Many colleges and universities approximate total institutions. This observation has important ramifications for the administration of colleges. In this article total institutions are discussed as a generic type of organization. This concept is applied to colleges and universities, noting where colleges fit into the various types of total institutions. Finally, the authors examine the implications of conceiving of colleges as total institutions for the management of student-related functions in colleges.

Characteristics of Total Institutions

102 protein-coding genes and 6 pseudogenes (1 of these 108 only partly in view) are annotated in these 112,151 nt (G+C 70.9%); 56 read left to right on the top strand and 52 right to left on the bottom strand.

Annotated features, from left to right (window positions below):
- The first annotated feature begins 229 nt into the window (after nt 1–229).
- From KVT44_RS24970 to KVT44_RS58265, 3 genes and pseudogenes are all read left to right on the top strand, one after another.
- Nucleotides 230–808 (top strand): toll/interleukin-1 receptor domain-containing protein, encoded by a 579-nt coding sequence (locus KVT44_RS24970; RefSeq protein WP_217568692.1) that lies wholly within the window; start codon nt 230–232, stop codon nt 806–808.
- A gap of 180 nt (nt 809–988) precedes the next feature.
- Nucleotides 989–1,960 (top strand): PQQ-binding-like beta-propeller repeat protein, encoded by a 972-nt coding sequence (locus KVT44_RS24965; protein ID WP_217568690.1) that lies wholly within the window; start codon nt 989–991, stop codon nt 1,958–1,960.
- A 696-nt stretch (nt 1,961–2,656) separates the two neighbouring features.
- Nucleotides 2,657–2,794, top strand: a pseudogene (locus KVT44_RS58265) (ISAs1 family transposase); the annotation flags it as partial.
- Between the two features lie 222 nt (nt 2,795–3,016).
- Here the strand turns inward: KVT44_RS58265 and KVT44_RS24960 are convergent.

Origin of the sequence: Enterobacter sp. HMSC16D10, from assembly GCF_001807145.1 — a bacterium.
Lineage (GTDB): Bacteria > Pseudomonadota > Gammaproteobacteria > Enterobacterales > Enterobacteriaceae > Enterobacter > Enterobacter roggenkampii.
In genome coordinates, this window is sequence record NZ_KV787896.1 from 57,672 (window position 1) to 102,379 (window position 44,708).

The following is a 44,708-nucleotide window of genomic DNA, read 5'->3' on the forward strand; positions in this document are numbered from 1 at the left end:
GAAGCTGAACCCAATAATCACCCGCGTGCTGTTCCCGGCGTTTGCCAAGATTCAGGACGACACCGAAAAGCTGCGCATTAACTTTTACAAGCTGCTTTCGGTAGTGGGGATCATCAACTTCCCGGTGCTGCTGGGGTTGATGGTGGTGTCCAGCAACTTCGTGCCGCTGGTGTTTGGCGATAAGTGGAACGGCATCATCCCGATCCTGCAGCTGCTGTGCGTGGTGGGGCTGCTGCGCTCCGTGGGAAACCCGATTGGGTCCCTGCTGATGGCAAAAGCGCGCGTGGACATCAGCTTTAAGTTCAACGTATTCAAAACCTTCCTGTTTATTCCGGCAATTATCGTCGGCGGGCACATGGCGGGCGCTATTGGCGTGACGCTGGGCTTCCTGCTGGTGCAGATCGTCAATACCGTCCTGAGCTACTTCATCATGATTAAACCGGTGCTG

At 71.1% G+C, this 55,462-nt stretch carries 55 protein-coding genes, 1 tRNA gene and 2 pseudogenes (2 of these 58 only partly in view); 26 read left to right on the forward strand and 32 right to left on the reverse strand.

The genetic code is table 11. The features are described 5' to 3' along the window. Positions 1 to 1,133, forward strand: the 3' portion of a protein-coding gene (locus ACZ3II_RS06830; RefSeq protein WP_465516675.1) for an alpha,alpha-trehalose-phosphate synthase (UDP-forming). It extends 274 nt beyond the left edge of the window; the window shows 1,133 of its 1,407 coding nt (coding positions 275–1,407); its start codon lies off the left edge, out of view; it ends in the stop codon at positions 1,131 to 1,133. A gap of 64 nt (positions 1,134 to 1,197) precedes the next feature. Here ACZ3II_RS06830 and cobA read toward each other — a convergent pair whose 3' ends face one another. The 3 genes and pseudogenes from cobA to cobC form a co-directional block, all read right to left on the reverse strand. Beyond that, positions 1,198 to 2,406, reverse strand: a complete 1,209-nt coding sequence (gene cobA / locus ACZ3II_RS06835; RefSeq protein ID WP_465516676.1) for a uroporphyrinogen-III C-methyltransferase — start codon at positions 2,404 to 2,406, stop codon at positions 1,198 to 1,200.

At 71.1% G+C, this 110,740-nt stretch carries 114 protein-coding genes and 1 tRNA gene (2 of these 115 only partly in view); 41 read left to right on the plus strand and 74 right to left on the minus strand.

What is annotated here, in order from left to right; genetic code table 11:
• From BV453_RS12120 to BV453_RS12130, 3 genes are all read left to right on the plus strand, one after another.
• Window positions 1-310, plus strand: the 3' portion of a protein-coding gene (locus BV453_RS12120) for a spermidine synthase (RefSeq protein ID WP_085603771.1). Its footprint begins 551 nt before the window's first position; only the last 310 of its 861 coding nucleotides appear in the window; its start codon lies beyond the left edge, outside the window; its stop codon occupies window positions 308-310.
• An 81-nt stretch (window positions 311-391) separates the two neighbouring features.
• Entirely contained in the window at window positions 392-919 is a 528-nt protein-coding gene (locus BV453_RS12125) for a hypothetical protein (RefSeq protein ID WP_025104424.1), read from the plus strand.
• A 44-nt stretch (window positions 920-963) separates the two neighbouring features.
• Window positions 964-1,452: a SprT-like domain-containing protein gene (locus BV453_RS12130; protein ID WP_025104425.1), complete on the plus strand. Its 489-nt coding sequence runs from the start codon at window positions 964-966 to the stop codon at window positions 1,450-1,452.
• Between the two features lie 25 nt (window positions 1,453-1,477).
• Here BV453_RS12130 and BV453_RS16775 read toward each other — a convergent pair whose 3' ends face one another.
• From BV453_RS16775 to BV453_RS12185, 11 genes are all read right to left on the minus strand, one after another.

The primary characteristic of a total institution is that people carry out all of their activities in the same place and in the immediate company of the same group of other persons (Goffman 1961). Total institutions both envelop their members (Goffman's word, for reasons that will become obvious, is "inmates") and isolate them from other institutions. Life in a total institution is highly scheduled and very closely monitored by an administrative staff, and all activities are organized to fit the goals of the institution. This is directly at odds with most of modern life where adults segregate work, sleep, and play, and where some places are designated as private space. (Even children of elementary and secondary school age spend major portions of their lives in separate institutions-home, school, daycare, church, independent athletic leagues, and arts classes.)